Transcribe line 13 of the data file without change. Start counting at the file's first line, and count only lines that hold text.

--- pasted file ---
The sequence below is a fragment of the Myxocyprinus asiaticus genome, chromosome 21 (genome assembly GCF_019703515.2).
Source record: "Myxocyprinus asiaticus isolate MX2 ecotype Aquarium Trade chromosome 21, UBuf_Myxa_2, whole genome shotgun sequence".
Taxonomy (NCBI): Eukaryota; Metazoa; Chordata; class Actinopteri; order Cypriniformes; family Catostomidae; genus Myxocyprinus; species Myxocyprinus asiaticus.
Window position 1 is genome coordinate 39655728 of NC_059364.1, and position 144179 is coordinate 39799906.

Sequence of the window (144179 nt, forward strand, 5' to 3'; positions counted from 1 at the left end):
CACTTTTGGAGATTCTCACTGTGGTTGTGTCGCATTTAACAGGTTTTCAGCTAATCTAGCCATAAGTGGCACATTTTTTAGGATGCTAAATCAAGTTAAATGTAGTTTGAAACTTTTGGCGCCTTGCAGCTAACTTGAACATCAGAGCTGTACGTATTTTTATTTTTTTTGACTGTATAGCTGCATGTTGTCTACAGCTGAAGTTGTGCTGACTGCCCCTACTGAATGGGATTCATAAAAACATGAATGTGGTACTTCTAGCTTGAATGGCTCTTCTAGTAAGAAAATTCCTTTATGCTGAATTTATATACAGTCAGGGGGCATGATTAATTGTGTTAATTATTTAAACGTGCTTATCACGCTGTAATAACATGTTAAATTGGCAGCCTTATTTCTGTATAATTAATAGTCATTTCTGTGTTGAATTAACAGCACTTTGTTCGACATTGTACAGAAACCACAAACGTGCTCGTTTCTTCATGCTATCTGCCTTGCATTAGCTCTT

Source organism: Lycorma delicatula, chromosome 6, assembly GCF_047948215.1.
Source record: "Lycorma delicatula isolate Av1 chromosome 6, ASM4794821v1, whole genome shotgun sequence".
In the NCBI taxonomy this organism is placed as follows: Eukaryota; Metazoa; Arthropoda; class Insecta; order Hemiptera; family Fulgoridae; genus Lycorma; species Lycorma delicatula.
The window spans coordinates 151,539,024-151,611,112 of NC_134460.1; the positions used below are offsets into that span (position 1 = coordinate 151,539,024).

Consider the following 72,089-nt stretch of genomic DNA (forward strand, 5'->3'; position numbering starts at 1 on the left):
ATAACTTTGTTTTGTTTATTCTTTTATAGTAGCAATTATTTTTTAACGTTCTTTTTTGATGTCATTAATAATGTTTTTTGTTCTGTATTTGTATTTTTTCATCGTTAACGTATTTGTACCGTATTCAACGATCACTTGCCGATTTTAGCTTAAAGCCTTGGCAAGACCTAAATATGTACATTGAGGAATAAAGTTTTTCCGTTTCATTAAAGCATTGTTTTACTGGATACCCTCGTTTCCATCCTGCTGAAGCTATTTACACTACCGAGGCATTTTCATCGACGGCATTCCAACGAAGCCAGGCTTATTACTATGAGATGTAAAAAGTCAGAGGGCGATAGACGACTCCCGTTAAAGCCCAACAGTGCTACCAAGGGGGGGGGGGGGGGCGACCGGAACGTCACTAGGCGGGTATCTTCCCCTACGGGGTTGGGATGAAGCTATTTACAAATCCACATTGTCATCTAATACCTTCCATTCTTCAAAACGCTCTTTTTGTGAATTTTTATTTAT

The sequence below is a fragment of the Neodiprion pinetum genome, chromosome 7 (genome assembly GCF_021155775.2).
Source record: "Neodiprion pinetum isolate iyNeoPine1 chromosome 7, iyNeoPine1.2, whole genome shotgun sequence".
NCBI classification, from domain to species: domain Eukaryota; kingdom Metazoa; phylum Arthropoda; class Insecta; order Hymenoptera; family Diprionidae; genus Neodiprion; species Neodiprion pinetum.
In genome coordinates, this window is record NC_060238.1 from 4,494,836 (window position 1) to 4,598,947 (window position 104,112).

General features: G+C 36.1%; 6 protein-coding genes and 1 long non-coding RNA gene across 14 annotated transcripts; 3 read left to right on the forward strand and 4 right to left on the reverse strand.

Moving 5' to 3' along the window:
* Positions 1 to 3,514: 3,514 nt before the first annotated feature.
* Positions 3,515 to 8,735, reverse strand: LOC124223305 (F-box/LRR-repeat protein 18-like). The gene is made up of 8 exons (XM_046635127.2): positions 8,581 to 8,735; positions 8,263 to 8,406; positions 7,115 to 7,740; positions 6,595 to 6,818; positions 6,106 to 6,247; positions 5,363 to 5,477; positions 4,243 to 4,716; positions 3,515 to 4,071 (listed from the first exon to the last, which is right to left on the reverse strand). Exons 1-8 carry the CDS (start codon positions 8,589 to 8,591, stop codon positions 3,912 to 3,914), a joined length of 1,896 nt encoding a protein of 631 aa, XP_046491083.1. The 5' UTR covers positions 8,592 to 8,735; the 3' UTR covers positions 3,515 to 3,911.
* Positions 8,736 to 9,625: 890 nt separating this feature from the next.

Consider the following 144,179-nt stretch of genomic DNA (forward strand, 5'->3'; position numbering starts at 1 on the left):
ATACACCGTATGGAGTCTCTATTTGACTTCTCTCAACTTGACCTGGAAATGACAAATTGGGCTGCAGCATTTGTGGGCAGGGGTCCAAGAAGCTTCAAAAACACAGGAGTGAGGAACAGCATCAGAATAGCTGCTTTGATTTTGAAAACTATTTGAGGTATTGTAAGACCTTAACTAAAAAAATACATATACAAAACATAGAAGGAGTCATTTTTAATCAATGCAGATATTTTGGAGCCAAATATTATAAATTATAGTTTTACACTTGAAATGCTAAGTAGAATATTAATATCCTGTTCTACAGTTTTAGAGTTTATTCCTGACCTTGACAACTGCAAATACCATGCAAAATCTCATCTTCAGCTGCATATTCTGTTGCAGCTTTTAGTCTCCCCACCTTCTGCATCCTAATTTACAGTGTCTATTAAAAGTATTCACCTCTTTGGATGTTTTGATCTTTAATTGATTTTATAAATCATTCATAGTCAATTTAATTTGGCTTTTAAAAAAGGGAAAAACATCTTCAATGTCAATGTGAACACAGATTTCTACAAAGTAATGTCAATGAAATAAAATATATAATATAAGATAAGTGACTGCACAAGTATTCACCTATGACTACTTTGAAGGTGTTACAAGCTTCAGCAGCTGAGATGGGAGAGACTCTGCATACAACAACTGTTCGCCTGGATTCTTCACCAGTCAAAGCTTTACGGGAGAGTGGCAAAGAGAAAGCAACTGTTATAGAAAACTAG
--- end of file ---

The sequence below is a fragment of the Neodiprion pinetum genome, chromosome 7 (genome assembly GCF_021155775.2).